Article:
Last Thursday I brought you all Part 1 of a recap of an interview with former Hurricanes’ coach Paul Maurice on SiriusXM radio on Breakaway with Jamie Shalley. If you missed that post and want to catch up, click here. Maurice had so many things to say during the half-hour that I had to bring you a second part! Some folks seemed to think writing about this meant I was somehow wistful for the Maurice days. Absolutely not! I am very excited about Coach Kirk Muller and the new direction of the team. I may not care for the man as our coach but that doesn’t mean he isn’t an engaging guy or doesn’t have some interesting things to say.
Last week I mentioned Maurice talked a lot about young players such as Justin Faulk and Jeff Skinner and player development, but he also had plenty of things to say about officiating. Mo likes when officials go with the flow of the game as to what they are going to call. In other words he is okay with them putting the whistle away at certain points, especially in these playoff contests. I am not a big fan of that because to me if something is a penalty in the first it should be a penalty in the third. Yes. I am a very black and white person. But this isn’t about me.
He said in the previous years coaches and teams were more likely to have a relationship with the officials. As he put it, the officials “used to know the bench.” He said this has changed in the last 4-5 years and it is not the same. He also discussed what happens if there was a disagreement with a referee’s call. I thought it was interesting that Mo focused on the same thing as Nashville’s coach Barry Trotz did in a prior week’s interview. He said he has watched calls on a replay and had to go back to the official later and apologize for arguing a call that turned out to be correct. That is a side of coaches I think the fans rarely see. (I wonder if John Tortorella ever does that. Hmm…)
The games that have become out of control were also a point of conversation, and Maurice talked about officials being able to get a handle on these matches. He said he felt that they should use the 10 minute misconduct to control scrums and deal with things like the Rich Peverly stick swinging incident from the first round of the playoffs. A two-minute penalty has minimal impact as the guys know they are going right back on the ice. A 10 minute misconduct would have a larger impact. I agree with him. If a player knows they are only going to serve 2 minutes they may weigh the consequences and decide it is worth it. It also does not really give anyone time to cool down before coming back on the ice. After watching the Kings and Blues last night in a penalty-go-round (110 Penalties in Minutes!) his thoughts on misconducts really hit home.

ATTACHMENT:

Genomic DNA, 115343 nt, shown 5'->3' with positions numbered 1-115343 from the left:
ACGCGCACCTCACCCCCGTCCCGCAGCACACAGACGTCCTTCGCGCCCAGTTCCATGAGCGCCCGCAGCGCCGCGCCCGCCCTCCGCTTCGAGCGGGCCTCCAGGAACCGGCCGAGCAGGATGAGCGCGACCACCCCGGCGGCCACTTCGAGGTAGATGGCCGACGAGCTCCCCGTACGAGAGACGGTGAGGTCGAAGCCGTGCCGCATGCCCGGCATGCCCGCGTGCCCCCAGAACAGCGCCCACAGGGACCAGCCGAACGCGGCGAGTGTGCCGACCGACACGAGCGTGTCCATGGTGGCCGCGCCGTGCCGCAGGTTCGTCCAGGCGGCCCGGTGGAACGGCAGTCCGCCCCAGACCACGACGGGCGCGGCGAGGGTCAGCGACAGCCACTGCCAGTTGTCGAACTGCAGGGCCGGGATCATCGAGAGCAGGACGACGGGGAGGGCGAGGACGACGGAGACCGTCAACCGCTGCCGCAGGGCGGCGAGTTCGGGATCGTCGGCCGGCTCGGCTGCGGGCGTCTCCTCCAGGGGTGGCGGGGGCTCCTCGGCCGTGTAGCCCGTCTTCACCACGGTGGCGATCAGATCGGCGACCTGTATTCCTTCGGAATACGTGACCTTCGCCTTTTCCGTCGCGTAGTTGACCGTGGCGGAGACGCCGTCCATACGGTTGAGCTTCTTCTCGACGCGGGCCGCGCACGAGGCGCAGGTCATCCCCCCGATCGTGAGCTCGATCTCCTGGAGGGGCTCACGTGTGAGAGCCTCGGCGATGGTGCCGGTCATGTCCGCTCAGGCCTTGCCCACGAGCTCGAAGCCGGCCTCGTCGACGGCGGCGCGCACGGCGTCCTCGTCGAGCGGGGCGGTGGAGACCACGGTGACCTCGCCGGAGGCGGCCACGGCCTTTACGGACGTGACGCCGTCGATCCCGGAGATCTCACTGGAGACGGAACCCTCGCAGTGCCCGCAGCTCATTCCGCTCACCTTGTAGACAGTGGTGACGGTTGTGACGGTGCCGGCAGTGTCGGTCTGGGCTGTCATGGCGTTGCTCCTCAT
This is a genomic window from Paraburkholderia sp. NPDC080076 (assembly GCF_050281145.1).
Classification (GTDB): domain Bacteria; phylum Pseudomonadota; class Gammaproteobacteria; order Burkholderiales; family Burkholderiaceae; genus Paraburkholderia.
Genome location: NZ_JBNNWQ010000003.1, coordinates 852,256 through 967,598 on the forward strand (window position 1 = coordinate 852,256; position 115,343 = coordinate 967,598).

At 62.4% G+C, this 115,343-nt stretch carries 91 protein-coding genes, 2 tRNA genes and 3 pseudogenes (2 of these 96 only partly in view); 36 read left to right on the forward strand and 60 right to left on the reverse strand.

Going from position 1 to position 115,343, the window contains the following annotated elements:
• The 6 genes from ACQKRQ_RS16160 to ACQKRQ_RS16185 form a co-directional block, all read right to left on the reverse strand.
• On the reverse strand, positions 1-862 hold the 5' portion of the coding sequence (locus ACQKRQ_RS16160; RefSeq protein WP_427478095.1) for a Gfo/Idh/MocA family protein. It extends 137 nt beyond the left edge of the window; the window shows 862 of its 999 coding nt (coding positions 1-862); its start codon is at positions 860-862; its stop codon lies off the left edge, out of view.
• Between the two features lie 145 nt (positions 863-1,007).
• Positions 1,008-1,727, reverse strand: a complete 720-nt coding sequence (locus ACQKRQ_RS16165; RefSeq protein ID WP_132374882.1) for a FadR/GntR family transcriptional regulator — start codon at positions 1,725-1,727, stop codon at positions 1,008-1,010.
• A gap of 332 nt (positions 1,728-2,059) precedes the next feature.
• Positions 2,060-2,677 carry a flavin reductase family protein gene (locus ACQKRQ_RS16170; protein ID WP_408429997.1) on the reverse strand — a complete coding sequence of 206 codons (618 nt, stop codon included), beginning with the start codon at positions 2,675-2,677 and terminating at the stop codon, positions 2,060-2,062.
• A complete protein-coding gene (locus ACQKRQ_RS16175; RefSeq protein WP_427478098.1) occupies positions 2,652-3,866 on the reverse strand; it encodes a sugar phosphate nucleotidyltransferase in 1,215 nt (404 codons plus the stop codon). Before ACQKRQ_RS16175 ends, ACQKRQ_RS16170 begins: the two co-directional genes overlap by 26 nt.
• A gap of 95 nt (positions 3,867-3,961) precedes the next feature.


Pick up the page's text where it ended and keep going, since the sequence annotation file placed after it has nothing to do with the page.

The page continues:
The other topic that was addressed during the show was special teams. The caller actually was calling about the Blackhawks lack of production on the power play in round 1. Paul Maurice stated that of course you need to get shots and traffic in front of the net on a power play, but emphatically said that the goalie is the difference maker and the key to special teams.
I hope you enjoyed the recap of the interview with Maurice. Unfortunately, I have not been able to locate the audio from the show but it was a little more lively than my recap!
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